He is sitting on the upper deck of the lake house in Maine. His wife is in the kitchen with her sisters making dinner. Towels are drying on the rail in front of him. He opens the Bible to Ezekiel 37. Most Mormons like it for the stick of Joseph and the stick of Judah. He likes it for the vision of the valley of dry bones.
He reads the familiar verses, and as he nears the end of the vision, he feels a voice whisper, “Substitute the word ‘dry’ with ‘cancerous.’”
He does, and then he hits verse 12:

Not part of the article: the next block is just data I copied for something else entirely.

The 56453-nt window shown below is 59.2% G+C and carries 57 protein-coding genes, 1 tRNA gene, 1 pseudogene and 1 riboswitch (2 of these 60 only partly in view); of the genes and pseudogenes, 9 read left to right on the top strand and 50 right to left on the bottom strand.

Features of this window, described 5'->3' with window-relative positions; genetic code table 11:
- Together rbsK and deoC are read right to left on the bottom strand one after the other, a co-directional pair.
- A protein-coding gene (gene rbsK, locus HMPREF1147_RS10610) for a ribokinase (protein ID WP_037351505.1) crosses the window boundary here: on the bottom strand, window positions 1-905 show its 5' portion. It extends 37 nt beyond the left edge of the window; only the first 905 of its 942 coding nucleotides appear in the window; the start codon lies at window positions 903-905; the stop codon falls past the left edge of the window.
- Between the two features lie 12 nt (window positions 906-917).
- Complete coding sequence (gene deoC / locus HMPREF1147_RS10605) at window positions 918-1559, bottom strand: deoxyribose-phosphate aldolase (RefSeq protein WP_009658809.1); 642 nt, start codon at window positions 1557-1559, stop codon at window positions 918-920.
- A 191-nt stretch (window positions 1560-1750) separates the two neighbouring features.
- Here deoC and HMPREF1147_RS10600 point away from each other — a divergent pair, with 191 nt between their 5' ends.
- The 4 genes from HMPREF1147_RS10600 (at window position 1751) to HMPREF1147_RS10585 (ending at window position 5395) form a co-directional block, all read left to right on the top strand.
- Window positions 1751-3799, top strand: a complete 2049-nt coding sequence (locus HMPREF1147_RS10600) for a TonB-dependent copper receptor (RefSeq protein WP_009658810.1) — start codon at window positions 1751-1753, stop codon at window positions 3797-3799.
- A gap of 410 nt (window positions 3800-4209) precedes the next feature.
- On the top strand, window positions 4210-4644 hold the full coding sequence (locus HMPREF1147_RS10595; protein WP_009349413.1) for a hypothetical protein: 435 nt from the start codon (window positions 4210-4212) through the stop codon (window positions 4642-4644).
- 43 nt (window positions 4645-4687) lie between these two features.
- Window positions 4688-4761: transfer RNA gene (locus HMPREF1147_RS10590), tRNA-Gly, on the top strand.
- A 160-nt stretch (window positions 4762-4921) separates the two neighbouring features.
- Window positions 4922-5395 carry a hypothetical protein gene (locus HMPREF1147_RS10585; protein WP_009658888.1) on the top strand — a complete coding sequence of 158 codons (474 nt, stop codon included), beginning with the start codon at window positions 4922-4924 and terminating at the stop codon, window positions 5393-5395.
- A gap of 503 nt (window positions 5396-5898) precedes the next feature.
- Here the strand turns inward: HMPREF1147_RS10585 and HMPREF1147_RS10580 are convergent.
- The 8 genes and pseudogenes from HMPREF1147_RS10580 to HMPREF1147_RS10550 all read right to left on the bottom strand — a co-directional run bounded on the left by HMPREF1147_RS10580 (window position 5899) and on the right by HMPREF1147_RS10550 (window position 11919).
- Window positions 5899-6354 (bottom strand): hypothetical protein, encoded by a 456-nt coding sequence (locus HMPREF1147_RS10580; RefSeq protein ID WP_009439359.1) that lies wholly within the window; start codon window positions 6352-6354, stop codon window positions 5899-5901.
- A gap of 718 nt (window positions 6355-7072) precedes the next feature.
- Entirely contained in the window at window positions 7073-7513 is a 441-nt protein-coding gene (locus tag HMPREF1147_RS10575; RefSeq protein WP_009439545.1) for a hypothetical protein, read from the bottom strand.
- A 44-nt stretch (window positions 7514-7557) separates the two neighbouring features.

“Behold, O my people, I will open your graves, and cause you to come up out of your graves, and bring you into the land of Israel.”
Everything becomes still. He can see himself giving the blessing to his father seven months ago, see his father’s emotion after it, see his brother beside him, his mother in tears. And he knows now that God will not heal his father in this life, but will heal his cancerous bones and bring him out of his grave in a permanent healing that can never be undone. And all this is better than a marginally extended life. He knows this from head to toe, ear to ear, eye to eye, every strand of his hair.
The sun is peaking through the treetops, turning amber on Moose Pond. Night is day, day is night, and everything is one eternal now. And he wonders, How can he possibly explain this to his father? His family?